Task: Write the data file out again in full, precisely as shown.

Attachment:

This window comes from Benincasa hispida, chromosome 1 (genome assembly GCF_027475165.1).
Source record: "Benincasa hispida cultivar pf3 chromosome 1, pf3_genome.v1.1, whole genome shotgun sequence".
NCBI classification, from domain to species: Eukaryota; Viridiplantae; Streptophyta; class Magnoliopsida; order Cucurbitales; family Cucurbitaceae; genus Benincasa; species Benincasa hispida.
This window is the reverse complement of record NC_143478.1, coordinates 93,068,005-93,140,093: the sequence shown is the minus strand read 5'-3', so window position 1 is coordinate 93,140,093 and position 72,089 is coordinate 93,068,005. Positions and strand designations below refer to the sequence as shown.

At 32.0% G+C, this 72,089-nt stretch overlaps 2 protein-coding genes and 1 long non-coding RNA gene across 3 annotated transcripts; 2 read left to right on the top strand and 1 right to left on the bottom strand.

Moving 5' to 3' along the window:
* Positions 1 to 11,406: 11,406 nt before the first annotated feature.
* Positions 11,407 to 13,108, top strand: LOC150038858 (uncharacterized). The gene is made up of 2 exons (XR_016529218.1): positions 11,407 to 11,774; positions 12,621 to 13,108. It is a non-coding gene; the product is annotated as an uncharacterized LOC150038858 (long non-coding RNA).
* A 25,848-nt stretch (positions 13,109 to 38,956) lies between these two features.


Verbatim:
This window comes from Benincasa hispida, chromosome 1 (genome assembly GCF_027475165.1).
Source record: "Benincasa hispida cultivar pf3 chromosome 1, pf3_genome.v1.1, whole genome shotgun sequence".
NCBI classification, from domain to species: Eukaryota; Viridiplantae; Streptophyta; class Magnoliopsida; order Cucurbitales; family Cucurbitaceae; genus Benincasa; species Benincasa hispida.
This window is the reverse complement of record NC_143478.1, coordinates 93,068,005-93,140,093: the sequence shown is the minus strand read 5'-3', so window position 1 is coordinate 93,140,093 and position 72,089 is coordinate 93,068,005. Positions and strand designations below refer to the sequence as shown.

At 32.0% G+C, this 72,089-nt stretch overlaps 2 protein-coding genes and 1 long non-coding RNA gene across 3 annotated transcripts; 2 read left to right on the top strand and 1 right to left on the bottom strand.

Moving 5' to 3' along the window:
* Positions 1 to 11,406: 11,406 nt before the first annotated feature.
* Positions 11,407 to 13,108, top strand: LOC150038858 (uncharacterized). The gene is made up of 2 exons (XR_016529218.1): positions 11,407 to 11,774; positions 12,621 to 13,108. It is a non-coding gene; the product is annotated as an uncharacterized LOC150038858 (long non-coding RNA).
* A 25,848-nt stretch (positions 13,109 to 38,956) lies between these two features.